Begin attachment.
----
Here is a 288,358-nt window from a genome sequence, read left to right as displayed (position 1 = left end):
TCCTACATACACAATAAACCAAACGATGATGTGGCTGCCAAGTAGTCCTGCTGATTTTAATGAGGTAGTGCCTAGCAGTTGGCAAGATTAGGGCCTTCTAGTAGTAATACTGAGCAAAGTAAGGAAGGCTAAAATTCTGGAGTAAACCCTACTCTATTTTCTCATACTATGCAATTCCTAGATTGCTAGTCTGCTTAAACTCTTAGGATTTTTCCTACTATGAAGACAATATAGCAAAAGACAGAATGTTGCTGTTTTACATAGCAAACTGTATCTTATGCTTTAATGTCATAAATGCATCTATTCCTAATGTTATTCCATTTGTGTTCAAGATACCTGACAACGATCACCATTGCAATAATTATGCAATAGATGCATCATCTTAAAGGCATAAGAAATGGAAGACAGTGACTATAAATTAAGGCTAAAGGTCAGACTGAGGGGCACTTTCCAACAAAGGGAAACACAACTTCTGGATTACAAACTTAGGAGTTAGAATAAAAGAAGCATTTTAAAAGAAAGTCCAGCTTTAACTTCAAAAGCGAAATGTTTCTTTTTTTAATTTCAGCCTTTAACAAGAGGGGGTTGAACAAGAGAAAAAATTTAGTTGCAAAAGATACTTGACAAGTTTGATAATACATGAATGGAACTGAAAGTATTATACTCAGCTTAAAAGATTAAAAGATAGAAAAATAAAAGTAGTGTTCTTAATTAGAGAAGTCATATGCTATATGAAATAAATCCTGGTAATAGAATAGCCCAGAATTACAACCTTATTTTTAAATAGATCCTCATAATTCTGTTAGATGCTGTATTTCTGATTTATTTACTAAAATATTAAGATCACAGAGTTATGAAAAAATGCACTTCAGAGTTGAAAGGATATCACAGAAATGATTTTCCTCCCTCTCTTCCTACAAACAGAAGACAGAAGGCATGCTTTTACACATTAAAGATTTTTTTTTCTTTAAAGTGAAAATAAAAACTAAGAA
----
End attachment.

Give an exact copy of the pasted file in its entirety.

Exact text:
Here is a 288,358-nt window from a genome sequence, read left to right as displayed (position 1 = left end):
TCCTACATACACAATAAACCAAACGATGATGTGGCTGCCAAGTAGTCCTGCTGATTTTAATGAGGTAGTGCCTAGCAGTTGGCAAGATTAGGGCCTTCTAGTAGTAATACTGAGCAAAGTAAGGAAGGCTAAAATTCTGGAGTAAACCCTACTCTATTTTCTCATACTATGCAATTCCTAGATTGCTAGTCTGCTTAAACTCTTAGGATTTTTCCTACTATGAAGACAATATAGCAAAAGACAGAATGTTGCTGTTTTACATAGCAAACTGTATCTTATGCTTTAATGTCATAAATGCATCTATTCCTAATGTTATTCCATTTGTGTTCAAGATACCTGACAACGATCACCATTGCAATAATTATGCAATAGATGCATCATCTTAAAGGCATAAGAAATGGAAGACAGTGACTATAAATTAAGGCTAAAGGTCAGACTGAGGGGCACTTTCCAACAAAGGGAAACACAACTTCTGGATTACAAACTTAGGAGTTAGAATAAAAGAAGCATTTTAAAAGAAAGTCCAGCTTTAACTTCAAAAGCGAAATGTTTCTTTTTTTAATTTCAGCCTTTAACAAGAGGGGGTTGAACAAGAGAAAAAATTTAGTTGCAAAAGATACTTGACAAGTTTGATAATACATGAATGGAACTGAAAGTATTATACTCAGCTTAAAAGATTAAAAGATAGAAAAATAAAAGTAGTGTTCTTAATTAGAGAAGTCATATGCTATATGAAATAAATCCTGGTAATAGAATAGCCCAGAATTACAACCTTATTTTTAAATAGATCCTCATAATTCTGTTAGATGCTGTATTTCTGATTTATTTACTAAAATATTAAGATCACAGAGTTATGAAAAAATGCACTTCAGAGTTGAAAGGATATCACAGAAATGATTTTCCTCCCTCTCTTCCTACAAACAGAAGACAGAAGGCATGCTTTTACACATTAAAGATTTTTTTTTCTTTAAAGTGAAAATAAAAACTAAGAA